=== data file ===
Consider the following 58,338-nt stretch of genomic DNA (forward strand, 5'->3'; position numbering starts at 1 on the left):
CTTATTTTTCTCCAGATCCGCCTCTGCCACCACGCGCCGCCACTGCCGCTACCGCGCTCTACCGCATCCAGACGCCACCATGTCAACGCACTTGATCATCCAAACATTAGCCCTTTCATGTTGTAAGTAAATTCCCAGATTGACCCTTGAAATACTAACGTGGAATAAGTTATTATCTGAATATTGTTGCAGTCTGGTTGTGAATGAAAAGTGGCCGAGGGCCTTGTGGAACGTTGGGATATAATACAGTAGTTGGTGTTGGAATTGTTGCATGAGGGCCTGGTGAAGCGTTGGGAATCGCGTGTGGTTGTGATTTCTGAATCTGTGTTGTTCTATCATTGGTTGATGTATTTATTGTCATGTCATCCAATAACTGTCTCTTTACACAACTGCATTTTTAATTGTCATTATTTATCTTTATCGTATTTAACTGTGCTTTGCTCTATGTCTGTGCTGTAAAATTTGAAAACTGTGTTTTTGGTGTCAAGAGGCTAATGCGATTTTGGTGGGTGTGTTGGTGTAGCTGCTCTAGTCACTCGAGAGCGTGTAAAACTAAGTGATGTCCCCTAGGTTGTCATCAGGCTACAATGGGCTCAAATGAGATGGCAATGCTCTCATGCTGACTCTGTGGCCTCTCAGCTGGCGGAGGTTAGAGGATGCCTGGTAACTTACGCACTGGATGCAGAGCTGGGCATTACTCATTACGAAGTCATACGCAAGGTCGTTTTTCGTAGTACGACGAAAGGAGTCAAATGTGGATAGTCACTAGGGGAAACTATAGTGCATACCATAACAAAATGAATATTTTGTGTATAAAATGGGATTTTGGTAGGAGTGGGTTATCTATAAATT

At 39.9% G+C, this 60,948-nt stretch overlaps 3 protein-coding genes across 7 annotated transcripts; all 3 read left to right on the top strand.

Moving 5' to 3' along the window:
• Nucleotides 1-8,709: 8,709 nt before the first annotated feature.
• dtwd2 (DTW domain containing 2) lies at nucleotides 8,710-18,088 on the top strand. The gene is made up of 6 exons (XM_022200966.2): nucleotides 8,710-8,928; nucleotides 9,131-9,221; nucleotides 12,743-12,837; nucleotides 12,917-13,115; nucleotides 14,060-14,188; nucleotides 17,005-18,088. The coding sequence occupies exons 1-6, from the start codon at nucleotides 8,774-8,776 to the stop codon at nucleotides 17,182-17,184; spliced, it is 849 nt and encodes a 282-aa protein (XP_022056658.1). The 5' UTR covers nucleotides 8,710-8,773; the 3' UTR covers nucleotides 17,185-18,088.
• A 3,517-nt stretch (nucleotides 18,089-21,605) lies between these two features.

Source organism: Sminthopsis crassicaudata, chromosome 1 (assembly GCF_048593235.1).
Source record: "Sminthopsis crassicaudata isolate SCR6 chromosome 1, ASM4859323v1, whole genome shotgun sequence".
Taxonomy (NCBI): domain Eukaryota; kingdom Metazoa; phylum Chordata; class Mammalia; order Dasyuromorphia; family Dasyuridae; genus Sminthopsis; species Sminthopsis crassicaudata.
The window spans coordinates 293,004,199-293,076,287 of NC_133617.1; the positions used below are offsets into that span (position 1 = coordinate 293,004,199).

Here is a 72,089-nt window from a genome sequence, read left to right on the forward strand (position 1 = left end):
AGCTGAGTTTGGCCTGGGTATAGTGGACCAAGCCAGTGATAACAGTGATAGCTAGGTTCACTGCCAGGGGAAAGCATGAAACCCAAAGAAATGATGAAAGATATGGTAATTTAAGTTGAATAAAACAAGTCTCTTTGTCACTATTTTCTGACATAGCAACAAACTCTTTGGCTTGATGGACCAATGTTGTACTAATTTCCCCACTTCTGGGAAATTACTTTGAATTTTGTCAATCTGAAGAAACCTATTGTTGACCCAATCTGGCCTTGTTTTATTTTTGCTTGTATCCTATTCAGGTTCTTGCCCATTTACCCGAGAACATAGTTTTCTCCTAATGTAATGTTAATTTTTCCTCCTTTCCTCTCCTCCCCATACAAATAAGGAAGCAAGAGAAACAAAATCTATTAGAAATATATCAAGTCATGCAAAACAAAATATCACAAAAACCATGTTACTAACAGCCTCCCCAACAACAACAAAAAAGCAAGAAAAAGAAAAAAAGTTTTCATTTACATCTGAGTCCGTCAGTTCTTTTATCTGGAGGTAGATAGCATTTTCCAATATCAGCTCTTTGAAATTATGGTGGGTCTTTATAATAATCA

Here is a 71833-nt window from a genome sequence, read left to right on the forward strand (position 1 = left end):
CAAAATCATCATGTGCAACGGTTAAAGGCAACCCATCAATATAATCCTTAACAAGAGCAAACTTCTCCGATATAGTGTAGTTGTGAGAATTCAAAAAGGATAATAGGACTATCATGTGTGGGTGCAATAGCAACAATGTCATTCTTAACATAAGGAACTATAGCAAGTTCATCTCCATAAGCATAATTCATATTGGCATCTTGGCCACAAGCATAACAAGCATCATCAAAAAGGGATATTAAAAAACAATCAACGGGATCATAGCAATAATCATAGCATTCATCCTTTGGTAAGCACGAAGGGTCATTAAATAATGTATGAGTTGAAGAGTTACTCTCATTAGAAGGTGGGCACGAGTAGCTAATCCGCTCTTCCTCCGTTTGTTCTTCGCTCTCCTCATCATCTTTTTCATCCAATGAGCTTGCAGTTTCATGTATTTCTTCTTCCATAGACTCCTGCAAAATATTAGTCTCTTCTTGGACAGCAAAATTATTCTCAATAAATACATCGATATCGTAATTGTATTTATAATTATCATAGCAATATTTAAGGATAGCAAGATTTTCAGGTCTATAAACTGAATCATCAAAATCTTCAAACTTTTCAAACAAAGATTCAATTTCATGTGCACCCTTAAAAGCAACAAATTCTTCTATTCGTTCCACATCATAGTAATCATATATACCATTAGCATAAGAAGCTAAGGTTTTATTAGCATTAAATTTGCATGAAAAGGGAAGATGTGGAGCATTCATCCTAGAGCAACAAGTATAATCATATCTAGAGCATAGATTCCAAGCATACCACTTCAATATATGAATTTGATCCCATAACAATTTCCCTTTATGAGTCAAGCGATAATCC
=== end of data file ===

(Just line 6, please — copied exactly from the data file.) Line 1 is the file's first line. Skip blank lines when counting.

• dtwd2 (DTW domain containing 2) lies at nucleotides 8,710-18,088 on the top strand. The gene is made up of 6 exons (XM_022200966.2): nucleotides 8,710-8,928; nucleotides 9,131-9,221; nucleotides 12,743-12,837; nucleotides 12,917-13,115; nucleotides 14,060-14,188; nucleotides 17,005-18,088. The coding sequence occupies exons 1-6, from the start codon at nucleotides 8,774-8,776 to the stop codon at nucleotides 17,182-17,184; spliced, it is 849 nt and encodes a 282-aa protein (XP_022056658.1). The 5' UTR covers nucleotides 8,710-8,773; the 3' UTR covers nucleotides 17,185-18,088.